Being a college student can actually help you have more time with your rats…..you can have them with you while you’re studying.

      When you say, “chitter”, I wonder if you’re referring to bruxing. Rats make a wonderful sound by grinding their teeth together that’s called bruxing. They usually do this when they’re happy but sometimes will brux when nervous or not feeling well. Below is a video I made of one of my rats bruxing. She even boggles a bit at the end of the video. (“Boggling” is when their eyes pop in and out—-This is an expression of happiness and doesn’t occur when they’re stressed.)

      From what you wrote, it sounds like you are able to pick him up but that he just doesn’t like it. If you are able to pick him up, gently take him out of his cage and into an area completely away from his cage. This is very important so that he associates YOU (rather than his cage) with safety. In the beginning, spend brief amounts of time (around 10-15 minutes) with him away from his cage. Give him his favorite treat and/or pet him and talk softly and encouragingly to him while you have him out with you.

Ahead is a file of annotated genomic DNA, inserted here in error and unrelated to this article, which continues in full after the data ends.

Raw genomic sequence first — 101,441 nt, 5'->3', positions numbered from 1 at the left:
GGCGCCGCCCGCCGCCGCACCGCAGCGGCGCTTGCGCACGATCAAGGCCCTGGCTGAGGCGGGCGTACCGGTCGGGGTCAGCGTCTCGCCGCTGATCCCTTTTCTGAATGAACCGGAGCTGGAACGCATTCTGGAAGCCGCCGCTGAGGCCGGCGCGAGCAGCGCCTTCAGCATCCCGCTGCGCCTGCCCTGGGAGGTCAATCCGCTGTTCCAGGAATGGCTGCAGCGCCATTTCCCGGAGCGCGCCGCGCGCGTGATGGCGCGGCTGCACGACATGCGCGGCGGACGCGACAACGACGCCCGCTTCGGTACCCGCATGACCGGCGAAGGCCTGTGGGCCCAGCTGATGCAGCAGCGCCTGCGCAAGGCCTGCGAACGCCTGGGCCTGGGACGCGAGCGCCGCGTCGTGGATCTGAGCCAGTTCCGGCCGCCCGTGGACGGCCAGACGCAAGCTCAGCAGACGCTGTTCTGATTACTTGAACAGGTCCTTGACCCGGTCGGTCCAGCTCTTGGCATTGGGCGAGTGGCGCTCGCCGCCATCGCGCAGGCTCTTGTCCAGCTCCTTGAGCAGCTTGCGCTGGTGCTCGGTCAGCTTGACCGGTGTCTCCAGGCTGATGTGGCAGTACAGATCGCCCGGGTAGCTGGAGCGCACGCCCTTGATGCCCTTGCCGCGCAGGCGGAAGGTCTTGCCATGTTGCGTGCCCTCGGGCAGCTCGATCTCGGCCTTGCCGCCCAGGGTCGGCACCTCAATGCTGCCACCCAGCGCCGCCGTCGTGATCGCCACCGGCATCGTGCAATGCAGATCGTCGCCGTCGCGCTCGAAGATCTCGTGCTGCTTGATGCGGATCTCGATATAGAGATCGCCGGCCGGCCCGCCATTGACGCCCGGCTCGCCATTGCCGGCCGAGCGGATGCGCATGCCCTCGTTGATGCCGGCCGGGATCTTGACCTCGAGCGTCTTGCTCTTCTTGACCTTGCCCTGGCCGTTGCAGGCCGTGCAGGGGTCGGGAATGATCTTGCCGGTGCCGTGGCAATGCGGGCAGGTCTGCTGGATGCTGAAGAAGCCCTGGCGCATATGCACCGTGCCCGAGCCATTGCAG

Remember that rats are prey animals: Any loud sound or sudden movement terrifies them. Some rats can adapt over time and become acclimated to the sounds and movements in your household. However, some rats aren’t ever able to get used to loud sounds and quick movements. To help gain your rat’s trust it’s important, especially in the beginning, to always move slowly and to talk softly.

      If you’re not able to pick him up, here are some steps for helping him learn to trust you

      • While Basel is inside his cage, offer him a small treat with your hand.
      • If he doesn’t come up to your hand for the treat, (or he runs away from your hand,) set it down inside the cage while he watches so he knows you’re the source of the treats.
      • The treat should be small enough that it doesn’t take long to eat it and leaves him wanting more. A sunflower seed or ¼ of a cheerio work well.